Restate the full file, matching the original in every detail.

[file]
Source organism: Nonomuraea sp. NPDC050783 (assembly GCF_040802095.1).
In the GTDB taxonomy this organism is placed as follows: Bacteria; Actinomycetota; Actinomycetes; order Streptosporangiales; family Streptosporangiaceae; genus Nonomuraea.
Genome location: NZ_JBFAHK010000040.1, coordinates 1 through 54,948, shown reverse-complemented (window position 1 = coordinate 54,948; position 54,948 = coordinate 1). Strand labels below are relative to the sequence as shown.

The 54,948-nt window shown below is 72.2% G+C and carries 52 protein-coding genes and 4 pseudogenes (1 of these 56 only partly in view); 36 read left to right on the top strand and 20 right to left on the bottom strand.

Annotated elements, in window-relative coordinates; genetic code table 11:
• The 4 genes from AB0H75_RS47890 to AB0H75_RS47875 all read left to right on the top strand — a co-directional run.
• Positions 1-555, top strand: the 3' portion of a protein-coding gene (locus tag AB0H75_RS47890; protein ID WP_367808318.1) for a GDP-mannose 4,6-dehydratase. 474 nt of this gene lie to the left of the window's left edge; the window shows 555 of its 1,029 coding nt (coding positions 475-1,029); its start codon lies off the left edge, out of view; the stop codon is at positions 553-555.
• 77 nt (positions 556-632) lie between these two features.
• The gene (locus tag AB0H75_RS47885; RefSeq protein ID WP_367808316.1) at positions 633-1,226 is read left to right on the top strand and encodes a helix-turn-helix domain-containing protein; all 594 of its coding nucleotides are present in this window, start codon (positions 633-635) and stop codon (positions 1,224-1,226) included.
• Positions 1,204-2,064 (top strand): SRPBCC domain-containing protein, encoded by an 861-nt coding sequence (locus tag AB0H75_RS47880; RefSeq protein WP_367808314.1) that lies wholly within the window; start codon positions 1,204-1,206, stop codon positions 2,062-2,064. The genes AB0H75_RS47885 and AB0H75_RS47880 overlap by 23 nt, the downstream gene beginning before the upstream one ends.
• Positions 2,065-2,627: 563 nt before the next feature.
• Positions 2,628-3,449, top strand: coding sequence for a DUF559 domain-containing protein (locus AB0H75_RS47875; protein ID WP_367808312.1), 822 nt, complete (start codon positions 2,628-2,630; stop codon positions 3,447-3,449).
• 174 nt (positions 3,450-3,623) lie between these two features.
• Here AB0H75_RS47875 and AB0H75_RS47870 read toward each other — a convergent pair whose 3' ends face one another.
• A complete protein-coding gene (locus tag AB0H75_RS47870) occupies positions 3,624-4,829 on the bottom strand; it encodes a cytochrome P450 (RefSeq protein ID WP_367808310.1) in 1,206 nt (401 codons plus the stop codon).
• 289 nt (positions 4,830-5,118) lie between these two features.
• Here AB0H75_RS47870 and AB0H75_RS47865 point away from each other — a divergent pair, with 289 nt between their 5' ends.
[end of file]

Source organism: Nonomuraea sp. NPDC050783 (assembly GCF_040802095.1).
In the GTDB taxonomy this organism is placed as follows: Bacteria; Actinomycetota; Actinomycetes; order Streptosporangiales; family Streptosporangiaceae; genus Nonomuraea.
Genome location: NZ_JBFAHK010000040.1, coordinates 1 through 54,948, shown reverse-complemented (window position 1 = coordinate 54,948; position 54,948 = coordinate 1). Strand labels below are relative to the sequence as shown.

The 54,948-nt window shown below is 72.2% G+C and carries 52 protein-coding genes and 4 pseudogenes (1 of these 56 only partly in view); 36 read left to right on the top strand and 20 right to left on the bottom strand.

Annotated elements, in window-relative coordinates; genetic code table 11:
• The 4 genes from AB0H75_RS47890 to AB0H75_RS47875 all read left to right on the top strand — a co-directional run.
• Positions 1-555, top strand: the 3' portion of a protein-coding gene (locus tag AB0H75_RS47890; protein ID WP_367808318.1) for a GDP-mannose 4,6-dehydratase. 474 nt of this gene lie to the left of the window's left edge; the window shows 555 of its 1,029 coding nt (coding positions 475-1,029); its start codon lies off the left edge, out of view; the stop codon is at positions 553-555.
• 77 nt (positions 556-632) lie between these two features.
• The gene (locus tag AB0H75_RS47885; RefSeq protein ID WP_367808316.1) at positions 633-1,226 is read left to right on the top strand and encodes a helix-turn-helix domain-containing protein; all 594 of its coding nucleotides are present in this window, start codon (positions 633-635) and stop codon (positions 1,224-1,226) included.
• Positions 1,204-2,064 (top strand): SRPBCC domain-containing protein, encoded by an 861-nt coding sequence (locus tag AB0H75_RS47880; RefSeq protein WP_367808314.1) that lies wholly within the window; start codon positions 1,204-1,206, stop codon positions 2,062-2,064. The genes AB0H75_RS47885 and AB0H75_RS47880 overlap by 23 nt, the downstream gene beginning before the upstream one ends.
• Positions 2,065-2,627: 563 nt before the next feature.
• Positions 2,628-3,449, top strand: coding sequence for a DUF559 domain-containing protein (locus AB0H75_RS47875; protein ID WP_367808312.1), 822 nt, complete (start codon positions 2,628-2,630; stop codon positions 3,447-3,449).
• 174 nt (positions 3,450-3,623) lie between these two features.
• Here AB0H75_RS47875 and AB0H75_RS47870 read toward each other — a convergent pair whose 3' ends face one another.
• A complete protein-coding gene (locus tag AB0H75_RS47870) occupies positions 3,624-4,829 on the bottom strand; it encodes a cytochrome P450 (RefSeq protein ID WP_367808310.1) in 1,206 nt (401 codons plus the stop codon).
• 289 nt (positions 4,830-5,118) lie between these two features.
• Here AB0H75_RS47870 and AB0H75_RS47865 point away from each other — a divergent pair, with 289 nt between their 5' ends.